To The One Who Conquers

Johns-Vision-of-the-Son-of-Man-in-Rev-1.9-to-1.20Since January I’ve been working my way through the Greek text of Revelation and breaking down the syntax in order further my understanding of both New Testament Greek and of the book of Revelation itself. Currently, I’m in chapter 3 and working toward finishing this section the letters to the seven churches in Asia Minor. Continue reading “To The One Who Conquers”


What Does Prayer Accomplish?

prayerpraisiesYears ago, I had a discussion with a pastor friend of mine on the topic of why we pray. Since I’m Reformed in my thought and I don’t think that our prayers change God’s mind, my Wesleyan pastor friend asked me the common question as to what the point of prayer would then be. Continue reading “What Does Prayer Accomplish?”

Greater than what, exactly?

The epistle known as First John is largely concerned with Truth. For John, truth is not merely correct knowledge, or historical facts (though see 1 Jn. 1:1-3) but more importantly, Truth is a person: Jesus Christ. And this little letter is full of Truth-oriented exhortations. Among these are very quotable passages, such as 1 John 4:4, which is the focus of this present discussion. Continue reading “Greater than what, exactly?”

All the Promises of God in Jeremiah Find their Yes in Him


I’m currently reading through Jeremiah for a Wednesday night bible study at my church. This past week I came across Jeremiah 16:14-15 and began to reflect upon the incredible faithfulness of God to His promises and how He fulfills them in ways which continually leave me in awe of Him.’ Continue reading “All the Promises of God in Jeremiah Find their Yes in Him”

Who is the antichrist?

One of the most talked about figures in discussions of the “end-times” is the Anti-Christ, that false Christ who comes to deceive the nations, establish a one-world government and religion, and to persecute believers during the Great Tribulation. Or at least that’s the picture painted by many popular interpretations—predominantly the bestselling Left Behind novels. Continue reading “Who is the antichrist?”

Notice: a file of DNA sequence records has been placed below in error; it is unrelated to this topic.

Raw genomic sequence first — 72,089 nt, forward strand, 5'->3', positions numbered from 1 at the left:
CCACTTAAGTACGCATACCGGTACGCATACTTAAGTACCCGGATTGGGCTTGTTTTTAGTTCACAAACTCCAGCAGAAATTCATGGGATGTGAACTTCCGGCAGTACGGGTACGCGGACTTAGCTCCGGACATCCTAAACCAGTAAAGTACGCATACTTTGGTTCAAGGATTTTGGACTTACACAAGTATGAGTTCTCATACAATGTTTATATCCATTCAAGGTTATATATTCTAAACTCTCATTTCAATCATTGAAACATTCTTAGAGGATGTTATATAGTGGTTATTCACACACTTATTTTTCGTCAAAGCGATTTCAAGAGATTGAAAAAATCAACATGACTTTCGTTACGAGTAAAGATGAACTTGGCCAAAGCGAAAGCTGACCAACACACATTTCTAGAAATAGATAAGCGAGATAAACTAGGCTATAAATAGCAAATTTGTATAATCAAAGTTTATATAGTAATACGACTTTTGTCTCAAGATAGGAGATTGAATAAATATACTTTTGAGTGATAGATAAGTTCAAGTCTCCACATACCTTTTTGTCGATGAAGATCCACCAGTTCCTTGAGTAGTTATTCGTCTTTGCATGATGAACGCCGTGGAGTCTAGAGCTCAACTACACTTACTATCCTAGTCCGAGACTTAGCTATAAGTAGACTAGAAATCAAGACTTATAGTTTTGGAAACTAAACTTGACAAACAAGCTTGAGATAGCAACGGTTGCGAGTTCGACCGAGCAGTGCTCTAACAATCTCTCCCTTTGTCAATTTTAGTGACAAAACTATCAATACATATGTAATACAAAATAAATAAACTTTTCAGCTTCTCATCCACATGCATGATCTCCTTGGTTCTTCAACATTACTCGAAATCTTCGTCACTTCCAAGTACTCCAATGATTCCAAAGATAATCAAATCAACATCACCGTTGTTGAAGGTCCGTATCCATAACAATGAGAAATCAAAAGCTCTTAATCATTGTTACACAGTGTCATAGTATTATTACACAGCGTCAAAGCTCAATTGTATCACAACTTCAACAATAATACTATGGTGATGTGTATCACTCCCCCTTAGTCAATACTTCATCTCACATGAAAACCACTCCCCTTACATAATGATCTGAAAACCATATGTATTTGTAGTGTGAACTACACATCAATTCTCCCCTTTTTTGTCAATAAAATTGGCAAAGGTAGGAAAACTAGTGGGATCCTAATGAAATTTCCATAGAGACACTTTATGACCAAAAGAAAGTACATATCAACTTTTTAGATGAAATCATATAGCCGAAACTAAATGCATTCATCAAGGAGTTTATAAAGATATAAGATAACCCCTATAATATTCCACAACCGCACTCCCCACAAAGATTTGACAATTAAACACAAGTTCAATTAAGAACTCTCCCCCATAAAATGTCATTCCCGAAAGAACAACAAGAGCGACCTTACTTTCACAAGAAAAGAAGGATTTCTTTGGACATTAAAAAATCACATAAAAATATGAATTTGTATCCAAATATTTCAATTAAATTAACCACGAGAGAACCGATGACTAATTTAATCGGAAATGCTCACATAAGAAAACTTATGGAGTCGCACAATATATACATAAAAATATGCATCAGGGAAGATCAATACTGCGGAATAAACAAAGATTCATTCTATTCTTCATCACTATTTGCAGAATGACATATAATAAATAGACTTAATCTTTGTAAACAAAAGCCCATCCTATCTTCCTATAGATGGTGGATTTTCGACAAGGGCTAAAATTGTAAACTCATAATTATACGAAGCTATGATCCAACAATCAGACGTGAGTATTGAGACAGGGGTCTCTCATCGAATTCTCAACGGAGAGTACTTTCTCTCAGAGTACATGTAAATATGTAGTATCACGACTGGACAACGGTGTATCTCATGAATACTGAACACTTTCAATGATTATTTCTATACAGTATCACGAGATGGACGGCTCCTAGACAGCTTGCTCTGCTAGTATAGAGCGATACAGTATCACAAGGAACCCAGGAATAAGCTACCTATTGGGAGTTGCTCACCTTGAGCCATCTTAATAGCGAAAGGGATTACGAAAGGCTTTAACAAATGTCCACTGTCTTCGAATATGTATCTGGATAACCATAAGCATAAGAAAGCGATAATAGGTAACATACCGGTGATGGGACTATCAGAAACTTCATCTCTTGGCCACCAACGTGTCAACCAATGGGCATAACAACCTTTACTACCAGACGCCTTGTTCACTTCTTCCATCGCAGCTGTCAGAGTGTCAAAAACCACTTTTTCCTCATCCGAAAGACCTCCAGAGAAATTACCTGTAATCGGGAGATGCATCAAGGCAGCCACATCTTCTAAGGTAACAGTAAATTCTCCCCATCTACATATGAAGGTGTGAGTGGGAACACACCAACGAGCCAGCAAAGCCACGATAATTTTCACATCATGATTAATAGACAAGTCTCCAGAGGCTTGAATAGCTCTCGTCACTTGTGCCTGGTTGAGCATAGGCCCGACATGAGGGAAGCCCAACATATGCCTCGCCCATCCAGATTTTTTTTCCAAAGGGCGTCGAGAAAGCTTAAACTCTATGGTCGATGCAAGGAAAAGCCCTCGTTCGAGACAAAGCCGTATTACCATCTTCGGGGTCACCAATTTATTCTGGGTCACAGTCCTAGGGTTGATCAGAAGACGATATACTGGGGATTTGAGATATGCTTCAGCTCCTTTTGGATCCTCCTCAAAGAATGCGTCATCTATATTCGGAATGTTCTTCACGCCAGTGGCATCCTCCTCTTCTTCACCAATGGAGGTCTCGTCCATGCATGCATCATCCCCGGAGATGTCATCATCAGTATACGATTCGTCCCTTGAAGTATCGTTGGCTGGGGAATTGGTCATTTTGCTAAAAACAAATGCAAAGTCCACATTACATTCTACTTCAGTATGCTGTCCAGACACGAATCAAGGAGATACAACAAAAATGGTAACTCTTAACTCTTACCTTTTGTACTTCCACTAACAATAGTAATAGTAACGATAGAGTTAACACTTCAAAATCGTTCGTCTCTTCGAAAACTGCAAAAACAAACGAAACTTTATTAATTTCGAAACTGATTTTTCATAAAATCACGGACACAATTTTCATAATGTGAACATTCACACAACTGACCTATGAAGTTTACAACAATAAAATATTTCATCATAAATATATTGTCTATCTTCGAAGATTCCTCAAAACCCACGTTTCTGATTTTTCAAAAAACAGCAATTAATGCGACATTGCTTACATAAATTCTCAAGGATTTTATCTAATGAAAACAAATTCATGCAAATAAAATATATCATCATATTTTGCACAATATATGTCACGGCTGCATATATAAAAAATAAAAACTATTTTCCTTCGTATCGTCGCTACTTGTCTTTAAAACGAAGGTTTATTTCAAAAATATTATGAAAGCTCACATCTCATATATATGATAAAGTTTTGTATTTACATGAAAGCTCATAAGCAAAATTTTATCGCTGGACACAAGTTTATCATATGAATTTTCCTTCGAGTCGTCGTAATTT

The God Who Walks

As J.R.R. Tolkien once said, “the nature of humans is to long for Eden and though we glimpse it at our purest and most undefiled moments, our whole existence is soaked with a sense of exile.”[1] But what is it that our whole beings ache for? Continue reading “The God Who Walks”

Jesus, Paul, and Feminism

womenatthetombI wanted to comment on a blog article from over at The Junia Project that popped up on my Facebook feed last week.

The article itself is, for the most part, your run-of-the-mill egalitarian argumentation that seems more designed to appeal to fellow convinced egalitarians. For complementarians such as myself, the exegetical and hermeneutical arguments put forward are unconvincing. Continue reading “Jesus, Paul, and Feminism”

Lead us not into…?

Recently, Pope Francis created quite the stir with his comments to an Italian news outlet regarding the phrase from the “Lord’s Prayer” (Mt. 6:9-13 // Lk. 11:2-4) “lead us not into temptation” (Gk. μὴ εἰσενέκγῃς ἡμᾶς πειρασμόν). NPR offers a translation of the pope’s words (from Italian): Continue reading “Lead us not into…?”

Christian Worship as Trinitarian Symphony

crucifixion and trinityMatthew Bates’ book, The Birth of the Trinity, contains an insight that has truly changed the way I understand Christian worship, specifically the church’s corporate worship in song. In presenting a prosopological reading of Paul’s citation of Psalm 18:49 (17:50 LXX) in Romans 15:9, Bates says, Continue reading “Christian Worship as Trinitarian Symphony”

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